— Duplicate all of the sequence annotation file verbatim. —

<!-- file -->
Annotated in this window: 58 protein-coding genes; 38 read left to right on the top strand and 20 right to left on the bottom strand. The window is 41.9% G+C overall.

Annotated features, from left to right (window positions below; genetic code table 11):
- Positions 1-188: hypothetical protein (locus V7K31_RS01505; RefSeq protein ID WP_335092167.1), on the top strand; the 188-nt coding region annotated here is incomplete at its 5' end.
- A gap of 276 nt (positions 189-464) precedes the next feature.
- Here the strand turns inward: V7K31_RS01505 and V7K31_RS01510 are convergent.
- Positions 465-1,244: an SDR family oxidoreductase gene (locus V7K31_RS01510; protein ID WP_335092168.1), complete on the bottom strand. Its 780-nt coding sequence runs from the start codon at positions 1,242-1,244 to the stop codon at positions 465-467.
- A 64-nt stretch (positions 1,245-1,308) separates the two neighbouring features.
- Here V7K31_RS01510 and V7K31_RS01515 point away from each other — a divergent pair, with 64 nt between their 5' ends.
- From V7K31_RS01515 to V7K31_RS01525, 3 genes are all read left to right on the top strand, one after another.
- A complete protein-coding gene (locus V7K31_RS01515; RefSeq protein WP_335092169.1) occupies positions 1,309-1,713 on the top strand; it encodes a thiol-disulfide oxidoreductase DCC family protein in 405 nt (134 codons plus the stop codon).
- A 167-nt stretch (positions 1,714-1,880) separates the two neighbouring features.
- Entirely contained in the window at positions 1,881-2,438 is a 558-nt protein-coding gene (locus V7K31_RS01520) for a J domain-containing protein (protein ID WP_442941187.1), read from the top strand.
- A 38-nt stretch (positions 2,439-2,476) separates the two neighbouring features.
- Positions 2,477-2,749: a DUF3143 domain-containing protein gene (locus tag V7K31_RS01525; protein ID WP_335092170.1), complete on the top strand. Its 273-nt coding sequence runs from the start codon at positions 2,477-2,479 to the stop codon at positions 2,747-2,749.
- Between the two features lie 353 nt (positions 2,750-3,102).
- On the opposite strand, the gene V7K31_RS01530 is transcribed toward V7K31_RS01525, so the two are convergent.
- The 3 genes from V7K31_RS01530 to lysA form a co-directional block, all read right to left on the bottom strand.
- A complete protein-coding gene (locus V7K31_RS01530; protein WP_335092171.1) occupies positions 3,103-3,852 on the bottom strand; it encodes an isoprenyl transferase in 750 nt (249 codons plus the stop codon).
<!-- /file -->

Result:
Annotated in this window: 58 protein-coding genes; 38 read left to right on the top strand and 20 right to left on the bottom strand. The window is 41.9% G+C overall.

Annotated features, from left to right (window positions below; genetic code table 11):
- Positions 1-188: hypothetical protein (locus V7K31_RS01505; RefSeq protein ID WP_335092167.1), on the top strand; the 188-nt coding region annotated here is incomplete at its 5' end.
- A gap of 276 nt (positions 189-464) precedes the next feature.
- Here the strand turns inward: V7K31_RS01505 and V7K31_RS01510 are convergent.
- Positions 465-1,244: an SDR family oxidoreductase gene (locus V7K31_RS01510; protein ID WP_335092168.1), complete on the bottom strand. Its 780-nt coding sequence runs from the start codon at positions 1,242-1,244 to the stop codon at positions 465-467.
- A 64-nt stretch (positions 1,245-1,308) separates the two neighbouring features.
- Here V7K31_RS01510 and V7K31_RS01515 point away from each other — a divergent pair, with 64 nt between their 5' ends.
- From V7K31_RS01515 to V7K31_RS01525, 3 genes are all read left to right on the top strand, one after another.
- A complete protein-coding gene (locus V7K31_RS01515; RefSeq protein WP_335092169.1) occupies positions 1,309-1,713 on the top strand; it encodes a thiol-disulfide oxidoreductase DCC family protein in 405 nt (134 codons plus the stop codon).
- A 167-nt stretch (positions 1,714-1,880) separates the two neighbouring features.
- Entirely contained in the window at positions 1,881-2,438 is a 558-nt protein-coding gene (locus V7K31_RS01520) for a J domain-containing protein (protein ID WP_442941187.1), read from the top strand.
- A 38-nt stretch (positions 2,439-2,476) separates the two neighbouring features.
- Positions 2,477-2,749: a DUF3143 domain-containing protein gene (locus tag V7K31_RS01525; protein ID WP_335092170.1), complete on the top strand. Its 273-nt coding sequence runs from the start codon at positions 2,477-2,479 to the stop codon at positions 2,747-2,749.
- Between the two features lie 353 nt (positions 2,750-3,102).
- On the opposite strand, the gene V7K31_RS01530 is transcribed toward V7K31_RS01525, so the two are convergent.
- The 3 genes from V7K31_RS01530 to lysA form a co-directional block, all read right to left on the bottom strand.
- A complete protein-coding gene (locus V7K31_RS01530; protein WP_335092171.1) occupies positions 3,103-3,852 on the bottom strand; it encodes an isoprenyl transferase in 750 nt (249 codons plus the stop codon).